Super League Grand Final

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Super League Grand Final
logo
City or region Old Trafford, Manchester
Teams involved 2
First contested 1998
Most wins St Helens (6 titles)
Most recent meeting 2014
Next meeting 2015
Broadcasters Sky Sports
The Super League Grand Final at Old Trafford

The Super League Grand Final (commonly referred to as the Grand Final) is the championship-deciding game of the Super League (rugby league) competition.[1] The game is the culmination of the Super League Play-Off Series. It is played between two teams who have qualified via this Super League Play-Off series, the teams who compete in these play-offs having been decided by the league positions after the end of the regular season's weekly rounds.[2]

Use of a play-off system to decide the Championship brought back a rugby league tradition that had previously fallen out of use. The Super League Premiership, which had previously taken place between the highest placed teams in the competition, was discontinued after the introduction of the Super League play-off series. This was because its purpose had been to take the place of the previous Championship-deciding play-off system.

The Super League Grand Final was introduced for the 1998 season. The inaugural Grand Final match was played that year on Saturday 24 October, between Wigan Warriors and Leeds Rhinos. The venue of every Super League Grand Final to date has been Old Trafford, Manchester.[3]

The winning team of the Grand Final are designated Super League champions, receive the Super League Trophy and gains the opportunity to play against the National Rugby League (NRL) champions (from Australia/New Zealand) in the Probiz World Club Challenge.

The Harry Sunderland Trophy is the award given to the man-of-the-match in the Grand Final.

Results[edit]

The Super League Grand Final has been the championship-deciding game since Super League III in 1998:[4]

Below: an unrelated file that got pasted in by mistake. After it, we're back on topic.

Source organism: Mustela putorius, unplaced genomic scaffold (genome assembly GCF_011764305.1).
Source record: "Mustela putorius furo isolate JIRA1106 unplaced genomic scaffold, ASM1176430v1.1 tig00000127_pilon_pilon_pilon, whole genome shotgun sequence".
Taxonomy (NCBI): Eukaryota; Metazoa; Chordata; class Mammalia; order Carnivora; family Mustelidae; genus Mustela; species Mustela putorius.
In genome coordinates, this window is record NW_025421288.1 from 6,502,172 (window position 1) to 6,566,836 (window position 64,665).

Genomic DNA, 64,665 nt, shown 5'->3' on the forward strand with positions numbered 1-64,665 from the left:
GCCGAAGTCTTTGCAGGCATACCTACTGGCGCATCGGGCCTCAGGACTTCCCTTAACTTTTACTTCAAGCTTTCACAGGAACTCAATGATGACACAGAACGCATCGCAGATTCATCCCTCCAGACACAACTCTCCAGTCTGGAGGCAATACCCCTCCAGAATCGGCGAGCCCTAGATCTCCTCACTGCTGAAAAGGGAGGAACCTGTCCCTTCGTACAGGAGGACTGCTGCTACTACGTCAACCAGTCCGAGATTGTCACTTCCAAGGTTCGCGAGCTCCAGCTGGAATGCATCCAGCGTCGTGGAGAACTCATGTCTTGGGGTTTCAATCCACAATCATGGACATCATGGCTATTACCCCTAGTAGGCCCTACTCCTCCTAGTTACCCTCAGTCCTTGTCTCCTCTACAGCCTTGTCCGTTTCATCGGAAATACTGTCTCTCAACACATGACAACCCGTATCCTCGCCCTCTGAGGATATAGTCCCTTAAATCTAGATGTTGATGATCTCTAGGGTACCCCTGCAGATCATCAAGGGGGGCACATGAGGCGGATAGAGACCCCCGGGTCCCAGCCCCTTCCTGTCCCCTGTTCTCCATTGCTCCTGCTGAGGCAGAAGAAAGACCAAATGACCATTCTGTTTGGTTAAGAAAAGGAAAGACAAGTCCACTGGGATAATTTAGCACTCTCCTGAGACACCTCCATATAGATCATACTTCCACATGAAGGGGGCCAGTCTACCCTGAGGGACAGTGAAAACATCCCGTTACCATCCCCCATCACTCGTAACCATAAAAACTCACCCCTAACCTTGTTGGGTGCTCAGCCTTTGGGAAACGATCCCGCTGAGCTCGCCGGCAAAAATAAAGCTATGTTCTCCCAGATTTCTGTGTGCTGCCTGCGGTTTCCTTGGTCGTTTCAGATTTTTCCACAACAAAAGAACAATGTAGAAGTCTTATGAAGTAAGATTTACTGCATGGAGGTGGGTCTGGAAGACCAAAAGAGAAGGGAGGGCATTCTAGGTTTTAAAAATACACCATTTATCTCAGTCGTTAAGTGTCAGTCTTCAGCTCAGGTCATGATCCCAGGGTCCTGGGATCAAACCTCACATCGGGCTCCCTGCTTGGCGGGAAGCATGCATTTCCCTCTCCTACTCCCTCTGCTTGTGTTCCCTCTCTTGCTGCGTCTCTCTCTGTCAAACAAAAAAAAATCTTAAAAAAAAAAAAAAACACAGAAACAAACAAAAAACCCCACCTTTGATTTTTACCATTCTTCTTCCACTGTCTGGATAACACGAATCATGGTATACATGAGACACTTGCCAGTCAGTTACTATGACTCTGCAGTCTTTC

Super League Year Winners Score Runner-up Attendance Venue Harry Sunderland Trophy
III 1998 Wigan Warriors 10–4 Leeds Rhinos 43,533 Old Trafford Jason Robinson (Wigan)
IV 1999 St Helens 8–6 Bradford Bulls 50,717 Old Trafford Henry Paul (Bradford)
V 2000 St Helens 29–16 Wigan Warriors 58,132 Old Trafford Chris Joynt (St Helens)
VI 2001 Bradford Bulls 37–6 Wigan Warriors 60,164 Old Trafford Michael Withers (Bradford)
VII 2002 St Helens 19–18 Bradford Bulls 61,138 Old Trafford Paul Deacon (Bradford)
VIII 2003 Bradford Bulls 25–12 Wigan Warriors 65,537 Old Trafford Stuart Reardon (Bradford)
IX 2004 Leeds Rhinos 16–8 Bradford Bulls 65,547 Old Trafford Matt Diskin (Leeds)
X 2005 Bradford Bulls 15–6 Leeds Rhinos 65,728 Old Trafford Leon Pryce (Bradford)
XI 2006 St Helens 26–4 Hull F.C. 72,582 Old Trafford Paul Wellens (St Helens)
XII 2007 Leeds Rhinos 33–6 St Helens 71,352 Old Trafford Rob Burrow (Leeds)
XIII 2008 Leeds Rhinos 24–16 St Helens 68,810 Old Trafford Lee Smith (Leeds)
XIV 2009 Leeds Rhinos 18–10 St Helens 63,259 Old Trafford Kevin Sinfield (Leeds)
XV 2010 Wigan Warriors 22–10 St Helens 71,526 Old Trafford Thomas Leuluai (Wigan)
XVI 2011 Leeds Rhinos 32–16 St Helens 69,107 Old Trafford Rob Burrow (Leeds)
XVII 2012 Leeds Rhinos 26–18 Warrington Wolves 70,676 Old Trafford Kevin Sinfield (Leeds)
XVIII 2013 Wigan Warriors 30–16 Warrington Wolves 66,281 Old Trafford Blake Green (Wigan)
XIX 2014 St Helens 14–6 Wigan Warriors 70,102 Old Trafford James Roby (St Helens)

Statistics[edit]

The following statistics relate to the Super League Grand Final only, not the season as a whole:[5]

Most Appearances: St Helens (10), Leeds (8), Wigan (7), Bradford (6), Warrington (2), Hull FC (1)
Most Wins: St Helens (6), Leeds (6), Bradford (3), Wigan (3)
Most Losses: St Helens (5), Wigan (4), Bradford (3), Leeds (2), Warrington (2), Hull FC (1)
Most Consecutive Appearances: St Helens (6), Bradford (5), Leeds (3)
Most Consecutive Wins: Leeds (3), St Helens (2)
Most Consecutive Losses: St Helens (5), Warrington (2), Wigan (2) [6]

References[edit]

See also[edit]